Fearing a two-front war, Germany’s Chancellor Otto von Bismarck negotiated an alliance system to isolate France. His first alliance was the Three Emperors’ League between Germany, Austria, and Russia in 1873. However, with the rivalry between Austria and Russia increasing, Bismarck separated them into two alliances. In 1879, Austria and Germany formed the Dual Alliance, which pledged German support to Austria in case Russia attacked. To maintain ties with Russia, Bismarck signed the Reinsurance Treaty of 1887 in which both Russia and Germany pledged their neutrality in case the other power became involved in a war of aggression with a third power. The treaty prevented a two-front war if France attacked Germany, but left Germany stuck between a promise of neutrality and support in the Balkans. In 1889, Kaiser Wilhelm I died and his grandson Wilhelm II disliked Bismarck,leading to the latter’s resignation in 1890.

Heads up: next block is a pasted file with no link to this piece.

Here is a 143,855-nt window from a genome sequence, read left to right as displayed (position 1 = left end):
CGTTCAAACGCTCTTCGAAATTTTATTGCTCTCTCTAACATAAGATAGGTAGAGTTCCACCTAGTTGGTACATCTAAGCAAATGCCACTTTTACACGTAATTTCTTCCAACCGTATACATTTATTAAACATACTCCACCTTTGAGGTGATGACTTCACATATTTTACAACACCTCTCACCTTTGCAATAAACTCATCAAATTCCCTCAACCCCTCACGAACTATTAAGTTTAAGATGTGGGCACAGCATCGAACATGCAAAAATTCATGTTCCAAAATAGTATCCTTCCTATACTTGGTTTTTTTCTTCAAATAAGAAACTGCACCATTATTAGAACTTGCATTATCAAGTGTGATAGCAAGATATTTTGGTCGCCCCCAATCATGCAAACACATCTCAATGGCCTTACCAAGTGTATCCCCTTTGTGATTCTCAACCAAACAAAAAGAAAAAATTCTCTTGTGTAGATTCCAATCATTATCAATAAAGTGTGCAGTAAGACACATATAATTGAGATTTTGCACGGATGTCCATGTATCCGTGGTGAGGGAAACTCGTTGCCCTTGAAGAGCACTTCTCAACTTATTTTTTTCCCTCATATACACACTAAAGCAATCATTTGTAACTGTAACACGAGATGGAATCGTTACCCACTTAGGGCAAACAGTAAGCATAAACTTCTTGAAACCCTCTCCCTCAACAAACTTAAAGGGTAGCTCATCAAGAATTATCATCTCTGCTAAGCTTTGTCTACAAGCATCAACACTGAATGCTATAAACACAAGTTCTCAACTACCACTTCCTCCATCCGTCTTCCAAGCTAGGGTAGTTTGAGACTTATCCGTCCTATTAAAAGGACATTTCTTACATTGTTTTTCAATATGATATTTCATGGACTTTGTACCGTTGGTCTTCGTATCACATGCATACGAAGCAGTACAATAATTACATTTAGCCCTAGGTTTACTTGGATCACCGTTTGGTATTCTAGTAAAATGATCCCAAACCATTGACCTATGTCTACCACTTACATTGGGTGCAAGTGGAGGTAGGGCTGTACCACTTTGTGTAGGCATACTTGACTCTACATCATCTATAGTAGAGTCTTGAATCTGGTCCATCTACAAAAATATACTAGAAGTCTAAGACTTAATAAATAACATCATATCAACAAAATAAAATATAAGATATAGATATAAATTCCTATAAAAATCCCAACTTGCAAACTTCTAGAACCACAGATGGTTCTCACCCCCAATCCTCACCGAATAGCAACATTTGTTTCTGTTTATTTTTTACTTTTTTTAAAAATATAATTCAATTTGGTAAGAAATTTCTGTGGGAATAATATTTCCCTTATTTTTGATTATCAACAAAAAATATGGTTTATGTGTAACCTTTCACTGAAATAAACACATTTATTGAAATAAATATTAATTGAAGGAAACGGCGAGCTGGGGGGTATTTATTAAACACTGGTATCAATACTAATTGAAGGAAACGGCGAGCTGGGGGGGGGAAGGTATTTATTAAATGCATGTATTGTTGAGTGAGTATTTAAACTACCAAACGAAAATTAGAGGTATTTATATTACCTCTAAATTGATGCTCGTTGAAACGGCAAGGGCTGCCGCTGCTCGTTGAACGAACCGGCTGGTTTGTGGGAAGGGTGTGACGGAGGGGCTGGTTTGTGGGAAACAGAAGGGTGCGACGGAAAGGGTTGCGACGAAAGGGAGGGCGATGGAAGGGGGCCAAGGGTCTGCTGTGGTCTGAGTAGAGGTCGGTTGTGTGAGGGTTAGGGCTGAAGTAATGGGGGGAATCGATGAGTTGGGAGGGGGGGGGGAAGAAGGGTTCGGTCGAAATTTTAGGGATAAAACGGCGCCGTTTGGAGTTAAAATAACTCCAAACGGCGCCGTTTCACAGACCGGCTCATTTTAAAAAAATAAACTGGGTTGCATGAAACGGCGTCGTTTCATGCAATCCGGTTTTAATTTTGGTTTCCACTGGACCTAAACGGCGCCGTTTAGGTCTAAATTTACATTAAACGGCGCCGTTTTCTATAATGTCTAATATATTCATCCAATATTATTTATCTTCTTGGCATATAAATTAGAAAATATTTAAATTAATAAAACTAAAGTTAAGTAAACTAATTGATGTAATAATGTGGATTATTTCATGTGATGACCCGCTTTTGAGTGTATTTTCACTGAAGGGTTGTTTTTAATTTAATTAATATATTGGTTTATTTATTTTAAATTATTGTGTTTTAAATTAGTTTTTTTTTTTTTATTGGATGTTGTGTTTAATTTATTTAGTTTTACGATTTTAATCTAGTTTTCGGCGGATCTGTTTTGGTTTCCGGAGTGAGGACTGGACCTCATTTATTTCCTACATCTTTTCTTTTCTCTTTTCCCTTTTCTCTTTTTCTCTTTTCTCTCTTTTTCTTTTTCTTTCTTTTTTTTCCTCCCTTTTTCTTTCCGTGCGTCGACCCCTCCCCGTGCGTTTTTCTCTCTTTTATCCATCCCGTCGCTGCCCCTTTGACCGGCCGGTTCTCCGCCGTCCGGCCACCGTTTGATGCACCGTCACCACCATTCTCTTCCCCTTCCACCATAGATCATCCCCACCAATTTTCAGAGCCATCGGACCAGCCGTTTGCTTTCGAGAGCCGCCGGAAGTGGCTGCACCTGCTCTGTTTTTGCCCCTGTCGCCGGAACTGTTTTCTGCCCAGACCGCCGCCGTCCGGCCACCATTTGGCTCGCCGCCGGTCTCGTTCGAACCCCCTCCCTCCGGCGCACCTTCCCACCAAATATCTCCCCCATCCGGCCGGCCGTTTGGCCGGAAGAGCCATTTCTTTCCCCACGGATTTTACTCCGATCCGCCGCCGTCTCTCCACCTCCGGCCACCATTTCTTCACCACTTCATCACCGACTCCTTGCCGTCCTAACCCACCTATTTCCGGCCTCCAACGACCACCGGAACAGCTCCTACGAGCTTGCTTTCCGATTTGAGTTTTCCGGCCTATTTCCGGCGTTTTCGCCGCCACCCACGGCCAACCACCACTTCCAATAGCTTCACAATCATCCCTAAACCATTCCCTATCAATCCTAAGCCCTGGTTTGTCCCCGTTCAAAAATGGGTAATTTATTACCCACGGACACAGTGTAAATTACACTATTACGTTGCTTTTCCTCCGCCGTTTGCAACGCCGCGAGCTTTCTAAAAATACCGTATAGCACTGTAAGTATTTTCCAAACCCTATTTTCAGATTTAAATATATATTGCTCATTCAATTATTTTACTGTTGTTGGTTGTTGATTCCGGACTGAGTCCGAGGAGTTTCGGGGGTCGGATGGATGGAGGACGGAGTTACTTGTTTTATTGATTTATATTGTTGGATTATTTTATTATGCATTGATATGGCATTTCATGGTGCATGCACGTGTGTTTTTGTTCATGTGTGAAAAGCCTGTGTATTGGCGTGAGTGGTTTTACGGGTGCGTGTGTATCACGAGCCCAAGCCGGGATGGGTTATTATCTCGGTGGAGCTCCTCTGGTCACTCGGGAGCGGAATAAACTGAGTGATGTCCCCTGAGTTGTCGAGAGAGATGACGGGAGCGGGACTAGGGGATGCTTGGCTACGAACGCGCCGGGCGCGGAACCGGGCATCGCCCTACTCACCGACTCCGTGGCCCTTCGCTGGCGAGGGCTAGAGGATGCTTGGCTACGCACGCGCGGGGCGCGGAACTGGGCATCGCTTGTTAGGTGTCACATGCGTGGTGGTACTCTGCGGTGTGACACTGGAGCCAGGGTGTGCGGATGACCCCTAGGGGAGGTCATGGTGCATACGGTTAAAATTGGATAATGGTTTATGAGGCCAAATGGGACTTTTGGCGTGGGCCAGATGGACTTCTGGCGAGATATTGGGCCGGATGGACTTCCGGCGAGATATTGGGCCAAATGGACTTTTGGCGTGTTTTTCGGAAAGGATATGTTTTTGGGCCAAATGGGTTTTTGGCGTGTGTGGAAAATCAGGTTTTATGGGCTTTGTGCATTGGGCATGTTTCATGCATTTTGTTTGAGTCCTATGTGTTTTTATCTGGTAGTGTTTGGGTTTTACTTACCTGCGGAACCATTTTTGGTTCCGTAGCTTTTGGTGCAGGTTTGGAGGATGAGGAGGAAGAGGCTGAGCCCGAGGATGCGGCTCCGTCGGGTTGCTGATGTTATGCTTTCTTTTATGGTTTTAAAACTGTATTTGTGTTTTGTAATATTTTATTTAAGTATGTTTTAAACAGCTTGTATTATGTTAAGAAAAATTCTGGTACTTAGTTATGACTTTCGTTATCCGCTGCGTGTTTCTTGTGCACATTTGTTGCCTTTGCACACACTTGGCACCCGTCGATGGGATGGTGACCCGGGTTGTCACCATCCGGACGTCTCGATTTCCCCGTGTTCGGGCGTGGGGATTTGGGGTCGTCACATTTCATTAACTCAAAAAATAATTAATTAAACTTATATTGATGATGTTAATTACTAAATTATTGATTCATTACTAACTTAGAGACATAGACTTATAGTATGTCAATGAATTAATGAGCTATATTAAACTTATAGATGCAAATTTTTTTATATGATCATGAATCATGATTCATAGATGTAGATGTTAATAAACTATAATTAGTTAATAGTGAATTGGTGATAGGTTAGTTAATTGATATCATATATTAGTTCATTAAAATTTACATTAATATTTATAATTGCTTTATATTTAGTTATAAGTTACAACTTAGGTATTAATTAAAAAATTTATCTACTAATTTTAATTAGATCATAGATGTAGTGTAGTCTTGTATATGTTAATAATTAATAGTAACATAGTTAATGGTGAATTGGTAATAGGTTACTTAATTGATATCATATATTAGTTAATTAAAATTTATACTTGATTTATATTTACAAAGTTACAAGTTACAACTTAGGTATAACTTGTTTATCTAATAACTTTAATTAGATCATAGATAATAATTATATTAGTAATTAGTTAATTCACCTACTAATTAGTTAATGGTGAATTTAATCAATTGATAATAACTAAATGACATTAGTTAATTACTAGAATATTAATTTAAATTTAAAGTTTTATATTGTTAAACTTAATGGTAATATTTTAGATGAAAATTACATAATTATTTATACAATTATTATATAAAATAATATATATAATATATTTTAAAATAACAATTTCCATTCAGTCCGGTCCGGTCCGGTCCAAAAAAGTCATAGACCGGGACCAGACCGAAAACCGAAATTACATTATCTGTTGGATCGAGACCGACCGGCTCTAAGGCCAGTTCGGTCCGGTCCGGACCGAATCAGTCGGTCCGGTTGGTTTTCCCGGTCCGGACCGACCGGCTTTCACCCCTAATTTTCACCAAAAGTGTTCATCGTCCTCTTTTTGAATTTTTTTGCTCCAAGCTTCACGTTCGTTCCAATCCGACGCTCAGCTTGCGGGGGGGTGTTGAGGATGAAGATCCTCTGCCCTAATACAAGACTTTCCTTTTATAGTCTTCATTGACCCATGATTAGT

Seeing an opportunity, France moved quickly to escape isolation. In 1892, Russia and France signed a military treaty pledging military assistance if Germany or one of Germany’s allies attacked either power. Soon after, Great Britain and France realized the necessity for peaceful relations to solve their imperial differences. British-French-Russian rapprochement opened the door to a series of treaties. The first step came in 1904 with the Entente Cordiale (Friendly Agreement) between France and England, settling imperial differences.

By Dr. Niels Eichhorn